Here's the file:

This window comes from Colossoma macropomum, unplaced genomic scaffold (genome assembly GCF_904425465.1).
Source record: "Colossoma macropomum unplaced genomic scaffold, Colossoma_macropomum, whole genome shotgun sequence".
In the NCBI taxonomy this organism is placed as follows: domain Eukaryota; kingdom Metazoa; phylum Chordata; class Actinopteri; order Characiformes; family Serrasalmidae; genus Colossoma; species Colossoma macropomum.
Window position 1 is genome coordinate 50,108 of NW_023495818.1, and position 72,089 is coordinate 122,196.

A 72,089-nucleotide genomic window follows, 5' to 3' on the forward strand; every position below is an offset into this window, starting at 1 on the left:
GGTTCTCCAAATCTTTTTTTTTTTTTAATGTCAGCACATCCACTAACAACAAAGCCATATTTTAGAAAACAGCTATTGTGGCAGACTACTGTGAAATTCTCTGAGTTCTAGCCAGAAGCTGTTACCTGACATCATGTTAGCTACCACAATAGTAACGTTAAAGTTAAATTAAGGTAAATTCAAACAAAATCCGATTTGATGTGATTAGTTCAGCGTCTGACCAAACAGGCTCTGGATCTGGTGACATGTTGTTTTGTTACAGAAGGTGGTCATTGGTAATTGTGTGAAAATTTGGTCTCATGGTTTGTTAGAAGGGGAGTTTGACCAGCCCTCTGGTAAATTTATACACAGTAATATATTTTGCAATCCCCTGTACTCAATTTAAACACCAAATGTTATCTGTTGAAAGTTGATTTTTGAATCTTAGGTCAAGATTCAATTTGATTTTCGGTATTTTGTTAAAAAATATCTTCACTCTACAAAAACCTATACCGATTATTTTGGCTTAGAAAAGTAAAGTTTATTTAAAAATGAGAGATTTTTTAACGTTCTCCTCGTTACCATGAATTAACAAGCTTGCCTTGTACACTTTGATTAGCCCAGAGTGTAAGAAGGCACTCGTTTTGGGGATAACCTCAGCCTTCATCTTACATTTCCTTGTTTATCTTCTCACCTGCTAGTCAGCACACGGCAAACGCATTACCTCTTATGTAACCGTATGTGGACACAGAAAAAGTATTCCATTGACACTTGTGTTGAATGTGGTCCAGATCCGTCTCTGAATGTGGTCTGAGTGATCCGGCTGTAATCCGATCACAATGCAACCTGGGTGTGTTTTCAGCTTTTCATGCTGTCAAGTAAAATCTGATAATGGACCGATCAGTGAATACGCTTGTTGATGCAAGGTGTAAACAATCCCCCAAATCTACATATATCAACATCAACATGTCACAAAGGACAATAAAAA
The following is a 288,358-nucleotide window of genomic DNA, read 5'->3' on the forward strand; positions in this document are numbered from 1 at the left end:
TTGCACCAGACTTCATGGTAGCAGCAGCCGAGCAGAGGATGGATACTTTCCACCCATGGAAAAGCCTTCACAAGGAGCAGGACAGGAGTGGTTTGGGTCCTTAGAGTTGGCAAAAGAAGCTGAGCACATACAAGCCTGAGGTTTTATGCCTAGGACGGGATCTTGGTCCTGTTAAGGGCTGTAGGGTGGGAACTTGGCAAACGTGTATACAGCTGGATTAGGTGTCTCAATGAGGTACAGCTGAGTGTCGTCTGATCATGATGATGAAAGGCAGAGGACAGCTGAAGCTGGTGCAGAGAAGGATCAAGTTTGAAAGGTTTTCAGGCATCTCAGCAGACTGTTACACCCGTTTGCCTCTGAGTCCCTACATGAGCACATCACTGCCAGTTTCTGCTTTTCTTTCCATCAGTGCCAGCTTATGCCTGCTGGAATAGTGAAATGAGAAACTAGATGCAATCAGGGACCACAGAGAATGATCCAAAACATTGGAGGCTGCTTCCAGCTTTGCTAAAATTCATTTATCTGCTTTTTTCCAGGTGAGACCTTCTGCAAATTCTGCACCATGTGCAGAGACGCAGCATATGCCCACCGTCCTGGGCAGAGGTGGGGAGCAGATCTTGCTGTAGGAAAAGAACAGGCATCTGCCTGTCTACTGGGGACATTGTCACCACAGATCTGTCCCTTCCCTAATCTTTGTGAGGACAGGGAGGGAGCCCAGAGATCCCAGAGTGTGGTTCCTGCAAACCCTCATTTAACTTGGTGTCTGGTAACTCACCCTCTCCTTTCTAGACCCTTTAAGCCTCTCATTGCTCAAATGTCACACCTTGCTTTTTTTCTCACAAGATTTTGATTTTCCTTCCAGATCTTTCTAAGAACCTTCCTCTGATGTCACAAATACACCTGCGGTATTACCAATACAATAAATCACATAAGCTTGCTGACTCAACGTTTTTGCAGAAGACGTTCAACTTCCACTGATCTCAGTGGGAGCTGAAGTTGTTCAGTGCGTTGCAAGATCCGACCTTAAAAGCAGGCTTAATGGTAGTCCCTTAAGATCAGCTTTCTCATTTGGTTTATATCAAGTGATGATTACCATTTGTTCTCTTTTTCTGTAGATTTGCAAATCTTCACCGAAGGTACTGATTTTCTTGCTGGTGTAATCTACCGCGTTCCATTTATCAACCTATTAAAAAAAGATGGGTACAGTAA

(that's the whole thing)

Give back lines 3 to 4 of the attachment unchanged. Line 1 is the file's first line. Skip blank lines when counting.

In the NCBI taxonomy this organism is placed as follows: domain Eukaryota; kingdom Metazoa; phylum Chordata; class Actinopteri; order Characiformes; family Serrasalmidae; genus Colossoma; species Colossoma macropomum.
Window position 1 is genome coordinate 50,108 of NW_023495818.1, and position 72,089 is coordinate 122,196.